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Web Content Viewer (JSR 286)


Web Content Viewer (JSR 286)


Web Content Viewer (JSR 286)


Web Content Viewer (JSR 286)


Web Content Viewer (JSR 286)


HIKE 01-13 - An Egregious Humane Handling Noncompliance in an Establishment with a Robust Systematic Approach Plan to Humane Handling


You are the Inspector-In-Charge (IIC) of a large federally inspected hog slaughter establishment.  After performing ante-mortem inspection, you are walking back to the kill floor to perform post-mortem dispositions when you hear the sound of a hog squealing loudly.  The sound is coming from the livestock unloading area.  You go to the unloading area and observe a truck driver and an establishment employee drag a sow, by the back legs, down the unloading ramp of the trailer.  The sow is still squealing loudly.  You immediately inform the employee to stop dragging the sow, and the employee informs the truck driver that they should stop. You place a “US Rejected” tag on the doorway between the trailer and the unloading bay to prevent any further unloading of animals. 

The sow is on the ramp, sitting on its haunches with its front legs extended to support the rest of its body.  The sow is not able to stand and ambulate.  You determine that the sow is disabled, non-ambulatory, and conscious.  The establishment is noncompliant with 9 CFR 313.2 (d) (2) and you know that this noncompliance is egregious.  Following the requirements of 9 CFR 313.50 (b), you attach US Rejected tags to the alleyways leading to the stunning area to prevent any further slaughter. 

NOTE:  FSIS Directive 6900.2 provides a definition for egregious inhumane treatment and one of the examples given for egregious inhumane treatment is “Excessive beating or prodding of ambulatory or nonambulatory disabled animals or dragging of conscious animals.”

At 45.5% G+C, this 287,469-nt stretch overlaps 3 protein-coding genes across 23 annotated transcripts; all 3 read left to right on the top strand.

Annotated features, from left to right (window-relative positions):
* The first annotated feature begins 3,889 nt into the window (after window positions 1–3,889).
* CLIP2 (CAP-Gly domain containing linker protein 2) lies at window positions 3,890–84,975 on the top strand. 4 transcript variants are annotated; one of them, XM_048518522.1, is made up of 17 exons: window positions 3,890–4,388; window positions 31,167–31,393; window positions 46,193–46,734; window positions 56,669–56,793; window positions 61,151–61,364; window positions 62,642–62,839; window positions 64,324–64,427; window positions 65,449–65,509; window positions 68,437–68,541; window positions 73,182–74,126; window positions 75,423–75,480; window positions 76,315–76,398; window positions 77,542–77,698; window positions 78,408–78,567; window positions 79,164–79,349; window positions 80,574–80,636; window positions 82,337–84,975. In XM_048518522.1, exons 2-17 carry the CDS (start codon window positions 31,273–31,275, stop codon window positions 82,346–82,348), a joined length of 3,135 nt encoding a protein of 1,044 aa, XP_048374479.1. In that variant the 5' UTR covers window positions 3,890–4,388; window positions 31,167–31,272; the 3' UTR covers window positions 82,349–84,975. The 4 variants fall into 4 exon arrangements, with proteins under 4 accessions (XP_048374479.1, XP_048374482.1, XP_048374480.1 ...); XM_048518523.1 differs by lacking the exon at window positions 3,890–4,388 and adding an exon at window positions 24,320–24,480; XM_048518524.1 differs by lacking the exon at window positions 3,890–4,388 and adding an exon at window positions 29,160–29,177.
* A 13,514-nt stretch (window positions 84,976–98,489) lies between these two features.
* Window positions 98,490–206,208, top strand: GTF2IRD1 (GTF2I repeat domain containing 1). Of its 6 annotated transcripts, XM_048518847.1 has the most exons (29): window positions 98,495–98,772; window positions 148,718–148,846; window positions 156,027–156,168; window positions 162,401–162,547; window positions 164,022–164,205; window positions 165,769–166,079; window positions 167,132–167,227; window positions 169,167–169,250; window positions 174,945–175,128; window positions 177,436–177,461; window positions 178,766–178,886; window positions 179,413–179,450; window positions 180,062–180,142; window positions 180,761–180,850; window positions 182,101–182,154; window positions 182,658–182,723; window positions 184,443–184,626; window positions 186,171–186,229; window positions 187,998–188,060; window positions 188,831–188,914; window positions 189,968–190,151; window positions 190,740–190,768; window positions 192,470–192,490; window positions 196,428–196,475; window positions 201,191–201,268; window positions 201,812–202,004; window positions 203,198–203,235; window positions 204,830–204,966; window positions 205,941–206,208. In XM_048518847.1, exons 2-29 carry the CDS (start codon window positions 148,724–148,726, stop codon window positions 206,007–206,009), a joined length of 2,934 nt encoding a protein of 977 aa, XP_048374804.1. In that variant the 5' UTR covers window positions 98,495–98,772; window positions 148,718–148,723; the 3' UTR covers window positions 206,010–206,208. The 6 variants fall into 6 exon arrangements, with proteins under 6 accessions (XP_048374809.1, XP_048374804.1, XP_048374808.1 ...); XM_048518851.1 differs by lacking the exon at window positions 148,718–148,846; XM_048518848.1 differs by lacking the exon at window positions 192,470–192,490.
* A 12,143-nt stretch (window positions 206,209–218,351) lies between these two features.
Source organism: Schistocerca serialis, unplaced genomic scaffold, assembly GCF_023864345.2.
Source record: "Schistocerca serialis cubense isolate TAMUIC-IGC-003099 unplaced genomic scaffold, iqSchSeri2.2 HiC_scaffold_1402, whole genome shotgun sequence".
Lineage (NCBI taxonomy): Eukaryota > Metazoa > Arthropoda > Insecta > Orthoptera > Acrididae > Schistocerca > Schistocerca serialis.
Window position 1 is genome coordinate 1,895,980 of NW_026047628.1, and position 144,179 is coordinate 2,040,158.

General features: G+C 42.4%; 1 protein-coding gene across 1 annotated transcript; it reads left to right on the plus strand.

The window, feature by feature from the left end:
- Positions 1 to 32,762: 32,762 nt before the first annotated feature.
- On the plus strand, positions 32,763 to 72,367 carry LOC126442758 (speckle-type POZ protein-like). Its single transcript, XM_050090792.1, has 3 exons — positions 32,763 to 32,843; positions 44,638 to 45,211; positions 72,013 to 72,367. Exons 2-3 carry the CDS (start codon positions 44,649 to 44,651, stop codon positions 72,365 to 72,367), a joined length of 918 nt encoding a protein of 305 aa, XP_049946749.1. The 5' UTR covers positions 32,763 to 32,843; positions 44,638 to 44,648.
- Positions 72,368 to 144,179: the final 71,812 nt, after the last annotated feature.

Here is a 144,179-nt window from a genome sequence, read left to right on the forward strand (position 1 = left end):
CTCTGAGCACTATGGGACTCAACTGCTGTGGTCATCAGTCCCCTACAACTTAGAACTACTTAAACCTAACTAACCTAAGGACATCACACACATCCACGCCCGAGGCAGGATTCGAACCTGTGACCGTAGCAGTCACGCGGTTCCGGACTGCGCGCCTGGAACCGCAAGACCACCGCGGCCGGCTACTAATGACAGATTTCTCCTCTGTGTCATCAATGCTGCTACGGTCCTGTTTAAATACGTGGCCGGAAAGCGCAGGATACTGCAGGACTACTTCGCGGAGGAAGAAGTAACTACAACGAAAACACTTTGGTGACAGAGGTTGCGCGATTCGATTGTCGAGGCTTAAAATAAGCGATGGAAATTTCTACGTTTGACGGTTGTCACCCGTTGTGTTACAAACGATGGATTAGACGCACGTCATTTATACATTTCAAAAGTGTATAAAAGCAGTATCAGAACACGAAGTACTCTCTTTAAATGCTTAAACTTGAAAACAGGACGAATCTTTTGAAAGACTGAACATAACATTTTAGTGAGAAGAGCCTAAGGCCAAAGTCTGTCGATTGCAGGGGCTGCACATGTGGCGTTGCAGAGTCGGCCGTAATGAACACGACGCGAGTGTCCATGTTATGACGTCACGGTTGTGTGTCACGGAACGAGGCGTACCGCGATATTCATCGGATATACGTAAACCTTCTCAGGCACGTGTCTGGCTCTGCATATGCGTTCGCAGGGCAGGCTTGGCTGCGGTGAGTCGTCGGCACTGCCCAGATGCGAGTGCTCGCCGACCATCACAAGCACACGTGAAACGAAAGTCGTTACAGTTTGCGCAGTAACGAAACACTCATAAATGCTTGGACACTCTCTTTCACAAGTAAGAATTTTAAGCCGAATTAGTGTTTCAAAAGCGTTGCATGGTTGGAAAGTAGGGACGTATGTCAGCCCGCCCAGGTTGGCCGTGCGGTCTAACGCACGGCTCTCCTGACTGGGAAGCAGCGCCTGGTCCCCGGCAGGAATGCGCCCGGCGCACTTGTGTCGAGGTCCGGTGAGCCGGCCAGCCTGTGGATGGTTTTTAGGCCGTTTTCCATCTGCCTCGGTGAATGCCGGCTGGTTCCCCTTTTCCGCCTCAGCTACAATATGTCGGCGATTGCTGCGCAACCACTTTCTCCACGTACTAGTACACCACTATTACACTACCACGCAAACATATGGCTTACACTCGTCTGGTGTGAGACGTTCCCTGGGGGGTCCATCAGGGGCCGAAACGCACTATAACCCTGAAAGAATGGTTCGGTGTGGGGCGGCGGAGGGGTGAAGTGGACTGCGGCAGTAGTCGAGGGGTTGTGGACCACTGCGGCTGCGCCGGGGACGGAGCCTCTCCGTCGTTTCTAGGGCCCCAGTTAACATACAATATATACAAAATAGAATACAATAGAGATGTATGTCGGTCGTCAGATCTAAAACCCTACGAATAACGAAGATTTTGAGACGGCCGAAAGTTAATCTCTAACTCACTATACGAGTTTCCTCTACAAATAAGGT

You locate establishment management (the livestock barn supervisor), describe the noncompliance, and inform the supervisor that you have taken a regulatory control action in accordance with 9 CFR 500.2 (a) (4).  Additionally, you inform the supervisor that you will immediately call the District Office because the noncompliance may result in a suspension action or a notice of intended enforcement action. You inform the supervisor that hogs already slaughtered may be further processed, but that there will be no further federally inspected slaughter until this issue is resolved.

You contact your Front Line Supervisor (FLS), District Veterinary Medical Specialist (DVMS) and District Office (DO) to inform them of the regulatory control action and to discuss and assess your observations of the noncompliance.  In addition, you provide the DVMS with the following information:

  1. As the IIC, you previously determined, in consultation with the DVMS, that the establishment has a written, robust systematic approach for humane handling of animals. The robust plan includes a procedure for handling disabled animals and discusses corrective actions in the case of a deviation from standard procedures.
  2. You have periodically reviewed the establishment audit records for humane handling and slaughter, and the establishment is effective in implementing its systematic approach.
  3. The establishment has no additional recent humane handling and slaughter noncompliances, including none for mishandling non-ambulatory disabled hogs.


After discussing the noncompliance with DO personnel and the DVMS, you make the following assessments:

  • The egregious noncompliance is an atypical event;
  • The establishment has a well-implemented robust systematic approach to humane handling of livestock that includes handling of suspect and disabled animals;
  • The establishment has no recent history of humane handling and slaughter noncompliance and has never had a noncompliance for mishandling suspect and disabled animals.

Along with the DO, you recognize according to the instructions contained in FSIS Directive 6900.2 Rev.2, that when an establishment has a proven robust systematic approach to humane handling, you are to consider first whether a notice of intended enforcement action (NOIE) is warranted instead of a notice of suspension (NOS) in response to an egregious humane handling noncompliance.